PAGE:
When searching for opportunities, Grant says that most buyers like familiarity and stay within a few kilometres of where they live. Their first source of listings is the internet where two websites, realcommercial.com.au and commercialrealestate.com.au, hold the lion’s share of possibilities.


Names: Simon and Donna Ogle

Live: Eatons Hill, Qld

Number of industrial holdings: 7

Invest: Brendale, Qld

Get your motor running!

Simon and Donna Ogle are a match made in motorbike heaven. This early-40s couple share a love of the two-wheeled kind, according to Simon.

“I own a motorcycle repair business and Donna has a pretty large motor-x apparel and accessories business next door.”

It’s this common ground that brought them together in 1992.

“We met at TAFE. She went to do a maintenance course on spare parts and I was doing an update course on motorcycles myself. I had to give her a hand with a carburettor she was trying to pull off a bike.” What a perfect match!

The Ogles have thrown themselves wholeheartedly into industrial property, with their portfolio mixed between pure set-and forget investment sheds, and real estate that will one day house their businesses.
“We’ve got four small sheds that are superfund owned that we’ve bought between us and then we’ve just bought two big freestanding sheds recently. There’s also another one on Kremzow Road.”

Their most recent buy is the holding they’ll use themselves in the future. It’s approximately 950 square metres of building on a 2000-square-metre, well-exposed corner site. They paid $1.4 million for this property and are receiving rent of $105,000 per year on a two-year lease, reflecting a 7.5 per cent yield. Simon says they could probably do a little better on the rent, too.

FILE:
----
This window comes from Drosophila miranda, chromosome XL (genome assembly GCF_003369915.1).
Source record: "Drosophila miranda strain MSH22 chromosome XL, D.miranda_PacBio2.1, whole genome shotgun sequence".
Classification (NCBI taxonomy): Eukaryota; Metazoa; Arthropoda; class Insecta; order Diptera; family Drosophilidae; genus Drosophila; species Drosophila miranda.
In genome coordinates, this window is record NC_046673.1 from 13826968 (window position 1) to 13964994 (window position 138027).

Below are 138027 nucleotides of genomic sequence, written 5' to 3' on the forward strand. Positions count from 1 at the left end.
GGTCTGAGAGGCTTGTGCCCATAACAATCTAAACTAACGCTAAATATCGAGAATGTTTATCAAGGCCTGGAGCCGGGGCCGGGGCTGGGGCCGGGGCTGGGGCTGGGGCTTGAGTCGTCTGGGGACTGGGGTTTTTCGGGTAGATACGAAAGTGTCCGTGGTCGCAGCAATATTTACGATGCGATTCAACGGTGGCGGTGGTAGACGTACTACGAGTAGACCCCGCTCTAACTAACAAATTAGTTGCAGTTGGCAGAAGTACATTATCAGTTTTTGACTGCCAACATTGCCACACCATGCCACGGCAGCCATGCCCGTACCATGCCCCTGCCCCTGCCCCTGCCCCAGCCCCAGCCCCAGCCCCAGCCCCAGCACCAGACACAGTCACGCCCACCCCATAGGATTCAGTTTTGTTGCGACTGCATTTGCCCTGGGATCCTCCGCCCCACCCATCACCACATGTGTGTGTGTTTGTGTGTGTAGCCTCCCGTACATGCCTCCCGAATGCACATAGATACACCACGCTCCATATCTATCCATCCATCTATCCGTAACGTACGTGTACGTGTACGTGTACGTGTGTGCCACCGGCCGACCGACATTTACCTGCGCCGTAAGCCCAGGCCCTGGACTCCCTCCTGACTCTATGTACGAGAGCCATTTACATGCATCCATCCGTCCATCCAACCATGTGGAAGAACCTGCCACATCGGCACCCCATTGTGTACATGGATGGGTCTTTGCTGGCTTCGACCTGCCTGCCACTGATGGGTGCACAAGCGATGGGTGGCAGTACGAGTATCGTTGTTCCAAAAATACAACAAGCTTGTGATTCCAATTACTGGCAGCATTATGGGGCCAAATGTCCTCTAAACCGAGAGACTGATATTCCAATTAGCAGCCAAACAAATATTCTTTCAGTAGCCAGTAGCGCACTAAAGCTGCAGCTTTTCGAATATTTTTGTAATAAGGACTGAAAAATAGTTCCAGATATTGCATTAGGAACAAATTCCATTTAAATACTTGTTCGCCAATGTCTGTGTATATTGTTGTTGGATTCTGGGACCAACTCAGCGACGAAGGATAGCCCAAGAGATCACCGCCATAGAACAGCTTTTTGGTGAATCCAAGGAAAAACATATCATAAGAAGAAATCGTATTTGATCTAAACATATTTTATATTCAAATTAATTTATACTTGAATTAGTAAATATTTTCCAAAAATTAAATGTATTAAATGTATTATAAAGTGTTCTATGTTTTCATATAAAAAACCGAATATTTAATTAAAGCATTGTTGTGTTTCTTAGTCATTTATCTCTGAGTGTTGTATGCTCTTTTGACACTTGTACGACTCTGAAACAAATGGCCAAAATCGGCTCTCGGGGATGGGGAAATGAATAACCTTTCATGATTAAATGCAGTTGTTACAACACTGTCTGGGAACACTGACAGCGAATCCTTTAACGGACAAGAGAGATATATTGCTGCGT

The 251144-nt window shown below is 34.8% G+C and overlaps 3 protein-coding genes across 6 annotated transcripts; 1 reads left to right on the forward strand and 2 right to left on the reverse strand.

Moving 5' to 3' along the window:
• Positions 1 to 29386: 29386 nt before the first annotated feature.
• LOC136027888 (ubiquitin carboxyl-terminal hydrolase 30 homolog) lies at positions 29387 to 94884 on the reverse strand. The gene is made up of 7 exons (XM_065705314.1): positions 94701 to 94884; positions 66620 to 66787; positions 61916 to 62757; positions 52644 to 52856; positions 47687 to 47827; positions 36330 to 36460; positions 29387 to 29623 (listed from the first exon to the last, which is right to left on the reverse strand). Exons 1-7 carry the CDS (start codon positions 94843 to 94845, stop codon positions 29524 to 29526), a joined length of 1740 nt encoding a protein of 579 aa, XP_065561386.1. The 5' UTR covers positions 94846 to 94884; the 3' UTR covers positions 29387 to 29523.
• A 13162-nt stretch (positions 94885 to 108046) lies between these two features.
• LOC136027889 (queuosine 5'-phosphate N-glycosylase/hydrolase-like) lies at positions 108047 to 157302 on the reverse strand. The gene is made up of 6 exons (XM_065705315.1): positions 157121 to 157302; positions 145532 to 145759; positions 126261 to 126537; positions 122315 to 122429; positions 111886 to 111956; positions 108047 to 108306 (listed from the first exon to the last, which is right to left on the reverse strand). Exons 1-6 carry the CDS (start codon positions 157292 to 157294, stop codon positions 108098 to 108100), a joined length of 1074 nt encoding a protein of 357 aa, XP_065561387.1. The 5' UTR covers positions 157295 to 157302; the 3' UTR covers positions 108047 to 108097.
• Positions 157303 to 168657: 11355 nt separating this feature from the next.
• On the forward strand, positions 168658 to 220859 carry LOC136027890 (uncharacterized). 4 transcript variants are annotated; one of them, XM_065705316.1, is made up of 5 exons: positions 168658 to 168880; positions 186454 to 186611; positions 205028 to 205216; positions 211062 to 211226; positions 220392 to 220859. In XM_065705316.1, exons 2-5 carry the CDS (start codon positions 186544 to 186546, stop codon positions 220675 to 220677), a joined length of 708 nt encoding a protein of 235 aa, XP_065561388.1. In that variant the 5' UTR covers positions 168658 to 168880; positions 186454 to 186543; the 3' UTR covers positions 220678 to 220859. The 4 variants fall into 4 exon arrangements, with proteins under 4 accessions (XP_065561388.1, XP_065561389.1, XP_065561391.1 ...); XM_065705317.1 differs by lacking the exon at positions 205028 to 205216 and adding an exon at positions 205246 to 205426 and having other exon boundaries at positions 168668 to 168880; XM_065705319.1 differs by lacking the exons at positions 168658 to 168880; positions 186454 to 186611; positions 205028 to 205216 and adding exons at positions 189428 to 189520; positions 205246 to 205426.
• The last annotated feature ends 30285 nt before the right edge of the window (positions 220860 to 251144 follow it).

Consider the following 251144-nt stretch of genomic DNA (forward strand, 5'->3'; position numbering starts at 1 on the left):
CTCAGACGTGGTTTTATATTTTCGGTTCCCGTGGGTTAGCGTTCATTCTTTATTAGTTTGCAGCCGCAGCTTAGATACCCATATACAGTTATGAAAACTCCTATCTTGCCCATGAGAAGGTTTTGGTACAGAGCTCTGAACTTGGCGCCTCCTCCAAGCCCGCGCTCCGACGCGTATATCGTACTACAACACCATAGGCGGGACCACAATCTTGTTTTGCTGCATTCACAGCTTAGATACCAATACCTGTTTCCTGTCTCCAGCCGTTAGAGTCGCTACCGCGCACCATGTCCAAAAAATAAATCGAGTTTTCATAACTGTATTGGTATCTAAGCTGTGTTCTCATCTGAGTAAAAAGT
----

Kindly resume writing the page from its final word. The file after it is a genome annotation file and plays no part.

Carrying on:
One of their other smaller properties is a unit in a development of 17 sheds, and it demonstrates just how good the returns can be. They paid $500,000 for it three years ago and it’s rented at $42,000 a year, which is an 8.4 per cent yield on investment.

Simon says they like the almost self managed nature of industrial property.

“We love the idea that all the outgoings are paid for by the tenant. Basically, if you have the place spick-and-span when the people move in, then you can put in a lease clause that it has to be returned in that condition when they move on. Other than perhaps a couple of tap washers or something, they’re pretty easy-going investments.”